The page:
The company at the center of the Hunter Valley bus tragedy has faced seven complaints and two violations after police searched two of its depots on Thursday and found a tour bus with a cracked windshield and another with defective seat belts.
NSW Police investigators and inspectors from the National Heavy Vehicle Regulator inspected 20 buses at two Linq Buslines depots in Wyong on the Central Coast and East Gresford near Newcastle.
His 2009 Volvo B7R bus was being driven by 58-year-old Brett Andrew Button when it crashed and overturned on Wine Country Drive in the Hunter Valley on Sunday night, killing ten passengers and injuring dozens of passengers. Nine people remained in hospital in stable condition as of Thursday evening.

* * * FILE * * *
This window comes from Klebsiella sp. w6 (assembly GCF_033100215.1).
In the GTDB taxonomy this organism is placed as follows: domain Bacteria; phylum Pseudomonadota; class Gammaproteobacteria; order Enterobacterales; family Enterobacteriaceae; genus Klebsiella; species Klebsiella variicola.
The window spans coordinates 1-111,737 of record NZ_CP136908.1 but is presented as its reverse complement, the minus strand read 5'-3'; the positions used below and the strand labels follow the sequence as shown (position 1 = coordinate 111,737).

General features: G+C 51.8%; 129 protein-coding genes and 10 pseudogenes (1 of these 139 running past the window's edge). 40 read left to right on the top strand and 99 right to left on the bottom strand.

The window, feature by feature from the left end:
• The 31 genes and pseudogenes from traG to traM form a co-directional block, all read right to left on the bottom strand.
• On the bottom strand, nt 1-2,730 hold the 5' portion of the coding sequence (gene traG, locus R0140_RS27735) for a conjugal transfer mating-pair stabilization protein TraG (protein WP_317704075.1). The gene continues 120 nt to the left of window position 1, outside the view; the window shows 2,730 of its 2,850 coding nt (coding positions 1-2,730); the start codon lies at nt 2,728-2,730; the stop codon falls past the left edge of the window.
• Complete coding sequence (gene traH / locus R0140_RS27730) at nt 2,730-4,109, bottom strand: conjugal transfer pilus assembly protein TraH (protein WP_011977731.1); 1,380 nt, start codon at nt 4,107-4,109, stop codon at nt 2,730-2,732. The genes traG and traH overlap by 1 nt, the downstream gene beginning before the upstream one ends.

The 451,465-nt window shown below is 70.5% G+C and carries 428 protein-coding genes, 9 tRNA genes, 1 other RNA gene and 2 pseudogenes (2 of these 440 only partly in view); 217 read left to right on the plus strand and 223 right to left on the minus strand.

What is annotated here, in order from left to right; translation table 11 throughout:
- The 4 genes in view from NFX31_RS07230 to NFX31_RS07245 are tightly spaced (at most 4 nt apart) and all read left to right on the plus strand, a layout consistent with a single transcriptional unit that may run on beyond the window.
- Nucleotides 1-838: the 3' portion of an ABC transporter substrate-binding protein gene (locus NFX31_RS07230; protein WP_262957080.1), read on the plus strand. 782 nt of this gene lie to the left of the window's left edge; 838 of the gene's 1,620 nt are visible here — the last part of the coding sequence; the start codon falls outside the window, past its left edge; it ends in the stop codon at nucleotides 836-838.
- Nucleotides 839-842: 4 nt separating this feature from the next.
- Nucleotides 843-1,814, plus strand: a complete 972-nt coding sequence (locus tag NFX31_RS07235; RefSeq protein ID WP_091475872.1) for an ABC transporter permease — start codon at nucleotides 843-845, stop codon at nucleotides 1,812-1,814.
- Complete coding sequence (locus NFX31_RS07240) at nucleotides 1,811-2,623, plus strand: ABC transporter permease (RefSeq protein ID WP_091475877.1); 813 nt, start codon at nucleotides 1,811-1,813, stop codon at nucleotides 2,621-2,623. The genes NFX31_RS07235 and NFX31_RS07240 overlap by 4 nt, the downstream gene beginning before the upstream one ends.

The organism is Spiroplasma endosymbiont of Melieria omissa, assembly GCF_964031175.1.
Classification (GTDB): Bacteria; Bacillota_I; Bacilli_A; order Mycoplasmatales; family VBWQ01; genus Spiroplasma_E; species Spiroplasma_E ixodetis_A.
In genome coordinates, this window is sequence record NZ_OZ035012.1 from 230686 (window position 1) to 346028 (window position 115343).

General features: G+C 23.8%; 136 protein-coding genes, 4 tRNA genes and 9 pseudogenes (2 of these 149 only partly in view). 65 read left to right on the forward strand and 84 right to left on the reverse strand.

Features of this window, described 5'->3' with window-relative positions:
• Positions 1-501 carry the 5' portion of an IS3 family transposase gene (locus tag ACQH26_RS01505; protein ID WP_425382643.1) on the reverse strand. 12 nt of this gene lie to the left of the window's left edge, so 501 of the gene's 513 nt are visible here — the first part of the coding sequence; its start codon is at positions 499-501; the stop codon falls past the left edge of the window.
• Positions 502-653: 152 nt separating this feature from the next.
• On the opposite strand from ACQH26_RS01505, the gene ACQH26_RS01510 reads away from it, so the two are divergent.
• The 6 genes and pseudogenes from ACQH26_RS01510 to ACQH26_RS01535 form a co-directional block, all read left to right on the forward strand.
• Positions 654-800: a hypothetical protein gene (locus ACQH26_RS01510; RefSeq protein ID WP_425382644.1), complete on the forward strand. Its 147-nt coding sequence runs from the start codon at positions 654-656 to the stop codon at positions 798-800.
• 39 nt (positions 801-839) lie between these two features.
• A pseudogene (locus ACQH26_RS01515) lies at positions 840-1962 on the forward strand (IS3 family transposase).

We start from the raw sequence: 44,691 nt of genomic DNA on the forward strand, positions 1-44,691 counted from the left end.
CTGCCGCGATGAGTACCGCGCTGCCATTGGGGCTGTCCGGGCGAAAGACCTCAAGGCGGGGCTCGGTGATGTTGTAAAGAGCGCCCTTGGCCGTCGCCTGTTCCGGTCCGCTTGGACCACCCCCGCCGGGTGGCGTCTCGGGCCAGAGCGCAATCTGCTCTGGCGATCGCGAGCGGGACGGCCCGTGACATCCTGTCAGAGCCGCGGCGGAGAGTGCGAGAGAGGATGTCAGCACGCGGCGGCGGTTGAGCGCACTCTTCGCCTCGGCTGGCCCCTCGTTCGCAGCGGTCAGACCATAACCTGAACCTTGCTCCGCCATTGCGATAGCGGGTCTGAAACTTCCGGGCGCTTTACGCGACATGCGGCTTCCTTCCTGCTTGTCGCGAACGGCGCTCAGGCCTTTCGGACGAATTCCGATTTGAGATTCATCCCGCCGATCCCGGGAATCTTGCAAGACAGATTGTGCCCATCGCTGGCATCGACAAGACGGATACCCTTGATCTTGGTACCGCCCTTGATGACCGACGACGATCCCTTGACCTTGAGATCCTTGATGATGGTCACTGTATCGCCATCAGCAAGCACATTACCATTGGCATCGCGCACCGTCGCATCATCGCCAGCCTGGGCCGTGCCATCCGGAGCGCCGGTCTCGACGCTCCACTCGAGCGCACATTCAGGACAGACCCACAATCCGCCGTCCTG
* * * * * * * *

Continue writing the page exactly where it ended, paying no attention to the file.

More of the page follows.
Of the 20 buses inspected, police issued seven notices of defects, which require the owner to fix a problem before the vehicle can be driven. The nature of the defects is unclear, but there was no bus ban.
Police also reported finding “a cracked windshield, oil leaks, defective seat belts and vehicle lights, and unsafe seats” in the fleet of 20 buses.
Police issued Linq two violation reports — one for using a heavy vehicle that violated regulations and another for using a heavy vehicle with defective seats.
A Linq spokesman said: “The one major flaw found in the fleet has been corrected and the minor deficiencies are being addressed per timelines set by the National Heavy Vehicle Regulatory.”
Button was charged late Monday on 10 counts of dangerous driving that resulted in death and one count of negligent driving that resulted in death. He appeared in court on Tuesday and was granted conditional bail.